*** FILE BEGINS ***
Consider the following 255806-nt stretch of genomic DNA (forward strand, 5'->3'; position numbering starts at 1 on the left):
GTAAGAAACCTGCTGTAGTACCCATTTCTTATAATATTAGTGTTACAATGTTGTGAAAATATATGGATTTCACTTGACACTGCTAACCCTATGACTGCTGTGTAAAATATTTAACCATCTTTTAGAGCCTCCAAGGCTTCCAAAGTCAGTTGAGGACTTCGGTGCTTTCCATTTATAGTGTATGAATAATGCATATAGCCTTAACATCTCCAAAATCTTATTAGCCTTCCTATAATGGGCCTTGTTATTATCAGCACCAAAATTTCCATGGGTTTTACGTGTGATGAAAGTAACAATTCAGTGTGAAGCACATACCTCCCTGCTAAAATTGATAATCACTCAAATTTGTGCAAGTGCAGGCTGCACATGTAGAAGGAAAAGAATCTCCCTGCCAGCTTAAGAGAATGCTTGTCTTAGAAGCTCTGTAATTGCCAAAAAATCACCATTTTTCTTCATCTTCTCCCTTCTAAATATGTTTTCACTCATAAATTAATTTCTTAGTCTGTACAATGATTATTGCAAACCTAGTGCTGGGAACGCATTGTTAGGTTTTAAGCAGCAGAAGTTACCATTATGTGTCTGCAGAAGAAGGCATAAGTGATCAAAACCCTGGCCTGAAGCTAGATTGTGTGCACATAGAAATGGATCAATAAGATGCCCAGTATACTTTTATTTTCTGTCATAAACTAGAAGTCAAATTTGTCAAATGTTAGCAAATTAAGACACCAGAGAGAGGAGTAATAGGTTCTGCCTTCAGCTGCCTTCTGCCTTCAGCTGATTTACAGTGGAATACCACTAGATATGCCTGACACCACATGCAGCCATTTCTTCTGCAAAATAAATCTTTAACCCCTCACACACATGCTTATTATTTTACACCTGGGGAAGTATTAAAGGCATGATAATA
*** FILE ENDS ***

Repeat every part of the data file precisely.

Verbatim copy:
Consider the following 255806-nt stretch of genomic DNA (forward strand, 5'->3'; position numbering starts at 1 on the left):
GTAAGAAACCTGCTGTAGTACCCATTTCTTATAATATTAGTGTTACAATGTTGTGAAAATATATGGATTTCACTTGACACTGCTAACCCTATGACTGCTGTGTAAAATATTTAACCATCTTTTAGAGCCTCCAAGGCTTCCAAAGTCAGTTGAGGACTTCGGTGCTTTCCATTTATAGTGTATGAATAATGCATATAGCCTTAACATCTCCAAAATCTTATTAGCCTTCCTATAATGGGCCTTGTTATTATCAGCACCAAAATTTCCATGGGTTTTACGTGTGATGAAAGTAACAATTCAGTGTGAAGCACATACCTCCCTGCTAAAATTGATAATCACTCAAATTTGTGCAAGTGCAGGCTGCACATGTAGAAGGAAAAGAATCTCCCTGCCAGCTTAAGAGAATGCTTGTCTTAGAAGCTCTGTAATTGCCAAAAAATCACCATTTTTCTTCATCTTCTCCCTTCTAAATATGTTTTCACTCATAAATTAATTTCTTAGTCTGTACAATGATTATTGCAAACCTAGTGCTGGGAACGCATTGTTAGGTTTTAAGCAGCAGAAGTTACCATTATGTGTCTGCAGAAGAAGGCATAAGTGATCAAAACCCTGGCCTGAAGCTAGATTGTGTGCACATAGAAATGGATCAATAAGATGCCCAGTATACTTTTATTTTCTGTCATAAACTAGAAGTCAAATTTGTCAAATGTTAGCAAATTAAGACACCAGAGAGAGGAGTAATAGGTTCTGCCTTCAGCTGCCTTCTGCCTTCAGCTGATTTACAGTGGAATACCACTAGATATGCCTGACACCACATGCAGCCATTTCTTCTGCAAAATAAATCTTTAACCCCTCACACACATGCTTATTATTTTACACCTGGGGAAGTATTAAAGGCATGATAATA